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5000 Ha Lidar Acquisition for mining development in Melak – Kalimantan
Kalimantan, also known as Borneo, is rich in underground resources and a favorite playground for mining companies. Kalimantan is the largest island in Indonesia and is the 5th largest island in the world. Our new project in the Melak region gave us a hard…Continue reading
Lidar topography for Hotel renovation program in Ubud – Bali
With the aim of rebuilding a hotel from zeros, we intervened in Ubud to establish a 3D plan of a land with existing facilities and buildings…Continue reading
3D mapping for hotel development project in Gili Asahan – Lombok
Another example where the border between work and pleasure does not exist. The MSDI team recently conducted a 3D photogrammetric mapping mission to Gili Asahan Island, located southwest of LombokContinue reading
They speak about us: Yellowscan
They speak about us: Yellowscan
Yellowscan, the famous and innovative company which develops the integration of high-end lidar for UAV and market leader, gave us the honor to interview us on a recent project that we carried out in the south west of Borneo (Kalimantan). Yellowscan therefore published this article on their website, highlighting the technical capacities of their solution but also our skills in the conduct of this project, carried out with the aim of providing an exact mapping of 1100 ha for the conversion of an old exploitation of palm oil towards a future coal mine. Here is their article:
Flying LiDAR gives French company a competitive edge
For Bali civil engineering and mining surveys
Arnaud Denisot is a young IT engineer who decided to change his life. Four years ago, he left his job at La Défense, the Paris-region version of Silicon Valley, and re-established himself with a drone services company headquartered in the seaside town of Sanur, Bali. The new company, Bali Drone Production, gathered steam as a result of its drone and photogrammetry services, but things really took off when Denisot bought his first LiDAR last December, launching with it a new specialized mapping branch of the company called MSDI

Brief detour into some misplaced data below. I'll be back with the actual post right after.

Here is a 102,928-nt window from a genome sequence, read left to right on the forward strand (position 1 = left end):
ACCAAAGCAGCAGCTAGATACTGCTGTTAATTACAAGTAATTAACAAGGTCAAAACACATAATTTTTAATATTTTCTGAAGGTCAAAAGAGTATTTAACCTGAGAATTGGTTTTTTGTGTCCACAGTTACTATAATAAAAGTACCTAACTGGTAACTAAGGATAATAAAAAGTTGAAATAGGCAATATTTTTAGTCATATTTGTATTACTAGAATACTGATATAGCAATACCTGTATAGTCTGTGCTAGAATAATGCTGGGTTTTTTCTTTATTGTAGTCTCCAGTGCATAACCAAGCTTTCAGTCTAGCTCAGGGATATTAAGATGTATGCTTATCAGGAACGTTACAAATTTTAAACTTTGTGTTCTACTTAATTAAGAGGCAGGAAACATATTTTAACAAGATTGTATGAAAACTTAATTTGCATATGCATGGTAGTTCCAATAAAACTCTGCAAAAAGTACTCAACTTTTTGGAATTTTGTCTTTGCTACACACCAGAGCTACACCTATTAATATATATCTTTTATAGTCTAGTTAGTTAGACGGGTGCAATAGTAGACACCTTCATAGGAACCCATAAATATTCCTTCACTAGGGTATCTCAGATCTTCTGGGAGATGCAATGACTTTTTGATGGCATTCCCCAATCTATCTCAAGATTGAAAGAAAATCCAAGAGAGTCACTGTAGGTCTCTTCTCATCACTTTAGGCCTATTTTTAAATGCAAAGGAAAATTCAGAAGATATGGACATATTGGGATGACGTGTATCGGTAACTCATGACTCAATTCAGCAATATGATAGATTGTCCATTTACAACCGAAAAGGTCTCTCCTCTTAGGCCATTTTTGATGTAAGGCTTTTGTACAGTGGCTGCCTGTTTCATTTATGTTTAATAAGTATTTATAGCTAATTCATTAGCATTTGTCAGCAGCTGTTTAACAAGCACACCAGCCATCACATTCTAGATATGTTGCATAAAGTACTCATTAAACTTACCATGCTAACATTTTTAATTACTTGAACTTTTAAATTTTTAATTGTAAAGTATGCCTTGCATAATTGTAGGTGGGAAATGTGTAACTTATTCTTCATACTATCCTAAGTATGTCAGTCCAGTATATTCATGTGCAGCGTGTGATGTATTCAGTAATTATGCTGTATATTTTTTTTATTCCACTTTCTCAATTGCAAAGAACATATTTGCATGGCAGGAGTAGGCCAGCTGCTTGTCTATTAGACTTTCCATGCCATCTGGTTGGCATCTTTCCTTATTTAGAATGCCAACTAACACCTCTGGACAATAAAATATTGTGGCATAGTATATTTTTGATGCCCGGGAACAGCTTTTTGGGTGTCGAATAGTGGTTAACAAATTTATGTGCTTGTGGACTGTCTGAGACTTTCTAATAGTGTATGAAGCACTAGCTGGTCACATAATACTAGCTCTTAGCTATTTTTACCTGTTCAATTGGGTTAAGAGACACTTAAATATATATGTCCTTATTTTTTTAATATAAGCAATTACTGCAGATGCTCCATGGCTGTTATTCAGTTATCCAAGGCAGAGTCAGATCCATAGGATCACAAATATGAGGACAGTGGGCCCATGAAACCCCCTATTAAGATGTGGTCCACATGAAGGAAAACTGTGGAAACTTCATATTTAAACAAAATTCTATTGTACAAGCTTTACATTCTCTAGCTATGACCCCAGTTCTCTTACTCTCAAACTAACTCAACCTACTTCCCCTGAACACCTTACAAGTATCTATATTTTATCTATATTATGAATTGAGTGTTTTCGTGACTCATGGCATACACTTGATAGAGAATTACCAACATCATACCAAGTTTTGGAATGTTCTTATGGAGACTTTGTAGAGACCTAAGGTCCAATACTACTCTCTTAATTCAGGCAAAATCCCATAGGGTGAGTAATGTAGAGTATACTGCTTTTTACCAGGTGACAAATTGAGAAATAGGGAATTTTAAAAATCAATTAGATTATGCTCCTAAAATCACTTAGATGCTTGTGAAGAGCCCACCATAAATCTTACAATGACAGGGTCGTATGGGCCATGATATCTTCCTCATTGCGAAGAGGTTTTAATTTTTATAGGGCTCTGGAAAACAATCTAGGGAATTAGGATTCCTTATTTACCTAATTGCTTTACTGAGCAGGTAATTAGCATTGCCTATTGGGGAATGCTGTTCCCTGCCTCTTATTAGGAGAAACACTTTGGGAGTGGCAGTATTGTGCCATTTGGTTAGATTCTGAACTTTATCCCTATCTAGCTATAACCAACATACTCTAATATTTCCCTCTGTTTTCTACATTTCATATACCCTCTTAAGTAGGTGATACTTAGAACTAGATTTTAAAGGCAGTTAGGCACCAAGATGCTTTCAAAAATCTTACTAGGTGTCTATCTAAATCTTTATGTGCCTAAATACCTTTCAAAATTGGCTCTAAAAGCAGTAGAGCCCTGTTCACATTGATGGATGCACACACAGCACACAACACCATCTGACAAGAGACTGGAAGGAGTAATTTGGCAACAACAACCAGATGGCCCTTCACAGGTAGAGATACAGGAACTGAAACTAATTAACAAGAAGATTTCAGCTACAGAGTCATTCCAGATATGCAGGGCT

Prior to acquiring the YellowScan Vx-15, Bali Drone Production would fly their Phantom 4Pro or Mavic 2 drones and carry out 3D mapping with ground control points (GCPs) and real time kinematic (RTK) photogrammetry systems. Clearly such equipment would prove insufficient.
The Reliability Factor
The major challenge Denisot faced was one that many surveyors encounter in canopy-heavy Indonesia. “The dense vegetation here and Indonesia’s vast terrain is often rugged and inaccessible. Our technical means and equipment didn’t allow me to provide quality data for my clients,” he says. “I needed to offer new top-of-the-range services to my customers, to extend my range of services and to make my company grow in the industrial field. LiDAR therefore quickly became an obvious choice.”
Flying a light-weight drone-mounted LiDAR system that can easily penetrate canopy for efficient 3D mapping enabled Denisot to land his first big job in April, doing a 1,100 hectare survey for a palm oil company. As he points out, “We needed a system that could penetrate the canopy, portable and easy to use to limit the time on the ground and not be cumbersome. Because Indonesia is composed of multiple islands, we are regularly required to take a plane, so the equipment must be compact and respect the recommendations of the airline companies. Finally, we needed a versatile system, able to meet all kinds of demands, even the most demanding as in the field of civil engineering.”